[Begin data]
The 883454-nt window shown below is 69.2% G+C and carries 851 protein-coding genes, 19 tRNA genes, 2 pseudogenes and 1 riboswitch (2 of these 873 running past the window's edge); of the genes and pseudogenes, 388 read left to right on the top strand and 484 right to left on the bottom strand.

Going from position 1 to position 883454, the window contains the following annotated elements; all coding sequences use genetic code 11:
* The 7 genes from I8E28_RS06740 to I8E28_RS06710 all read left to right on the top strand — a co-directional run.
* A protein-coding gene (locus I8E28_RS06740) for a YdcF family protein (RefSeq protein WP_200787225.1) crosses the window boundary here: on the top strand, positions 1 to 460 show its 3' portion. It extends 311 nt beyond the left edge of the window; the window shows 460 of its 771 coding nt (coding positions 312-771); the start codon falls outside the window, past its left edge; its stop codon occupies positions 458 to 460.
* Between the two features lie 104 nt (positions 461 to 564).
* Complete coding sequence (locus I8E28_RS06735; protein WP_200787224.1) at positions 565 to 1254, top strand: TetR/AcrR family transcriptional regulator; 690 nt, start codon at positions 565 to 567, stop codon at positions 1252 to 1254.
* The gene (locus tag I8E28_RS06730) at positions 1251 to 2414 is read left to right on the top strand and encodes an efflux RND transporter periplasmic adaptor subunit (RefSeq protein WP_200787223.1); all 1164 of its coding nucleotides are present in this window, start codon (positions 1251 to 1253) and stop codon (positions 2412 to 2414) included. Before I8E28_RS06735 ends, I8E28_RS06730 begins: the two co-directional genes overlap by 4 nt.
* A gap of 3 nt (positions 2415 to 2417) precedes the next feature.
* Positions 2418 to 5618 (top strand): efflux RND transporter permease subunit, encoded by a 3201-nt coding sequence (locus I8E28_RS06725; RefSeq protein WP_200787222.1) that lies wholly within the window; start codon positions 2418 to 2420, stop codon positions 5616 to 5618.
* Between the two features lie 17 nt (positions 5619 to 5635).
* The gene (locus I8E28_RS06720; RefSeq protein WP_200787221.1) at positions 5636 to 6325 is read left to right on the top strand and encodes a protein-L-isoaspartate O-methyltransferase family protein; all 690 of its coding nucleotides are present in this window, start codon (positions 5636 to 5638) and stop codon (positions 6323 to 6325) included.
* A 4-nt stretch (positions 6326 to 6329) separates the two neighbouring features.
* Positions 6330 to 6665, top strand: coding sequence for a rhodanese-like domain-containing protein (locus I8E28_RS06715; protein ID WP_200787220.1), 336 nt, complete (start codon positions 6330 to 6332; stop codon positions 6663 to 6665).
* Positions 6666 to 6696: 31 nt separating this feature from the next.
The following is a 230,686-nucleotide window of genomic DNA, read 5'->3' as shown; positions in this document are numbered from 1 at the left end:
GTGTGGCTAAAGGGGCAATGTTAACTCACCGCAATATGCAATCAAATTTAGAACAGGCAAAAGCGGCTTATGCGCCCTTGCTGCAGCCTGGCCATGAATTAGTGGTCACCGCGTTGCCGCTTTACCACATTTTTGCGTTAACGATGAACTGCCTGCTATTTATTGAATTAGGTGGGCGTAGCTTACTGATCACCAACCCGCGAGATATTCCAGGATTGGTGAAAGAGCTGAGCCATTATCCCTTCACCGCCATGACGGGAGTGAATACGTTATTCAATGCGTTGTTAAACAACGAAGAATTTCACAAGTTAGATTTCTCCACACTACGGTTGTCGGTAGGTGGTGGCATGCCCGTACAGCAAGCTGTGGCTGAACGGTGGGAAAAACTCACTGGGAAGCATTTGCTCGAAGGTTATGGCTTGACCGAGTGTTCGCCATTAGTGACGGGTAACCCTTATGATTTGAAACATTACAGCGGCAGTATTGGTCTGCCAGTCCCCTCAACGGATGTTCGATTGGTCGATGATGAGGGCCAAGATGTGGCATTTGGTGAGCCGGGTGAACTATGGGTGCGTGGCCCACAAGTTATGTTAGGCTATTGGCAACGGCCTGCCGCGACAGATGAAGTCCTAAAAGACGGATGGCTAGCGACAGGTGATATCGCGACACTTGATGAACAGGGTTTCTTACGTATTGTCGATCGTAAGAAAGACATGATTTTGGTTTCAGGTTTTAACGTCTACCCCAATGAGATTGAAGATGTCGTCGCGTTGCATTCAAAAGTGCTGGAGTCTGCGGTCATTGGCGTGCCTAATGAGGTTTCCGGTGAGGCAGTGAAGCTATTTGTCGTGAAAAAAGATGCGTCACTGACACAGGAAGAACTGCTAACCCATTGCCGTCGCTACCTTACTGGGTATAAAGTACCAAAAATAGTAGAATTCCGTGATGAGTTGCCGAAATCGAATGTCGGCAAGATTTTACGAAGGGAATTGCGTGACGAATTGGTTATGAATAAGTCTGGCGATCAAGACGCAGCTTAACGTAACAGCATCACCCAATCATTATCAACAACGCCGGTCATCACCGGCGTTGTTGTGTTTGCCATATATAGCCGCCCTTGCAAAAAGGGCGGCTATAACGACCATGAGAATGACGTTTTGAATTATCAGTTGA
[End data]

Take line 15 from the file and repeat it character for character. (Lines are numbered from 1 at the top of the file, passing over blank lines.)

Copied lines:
The following is a 230,686-nucleotide window of genomic DNA, read 5'->3' as shown; positions in this document are numbered from 1 at the left end: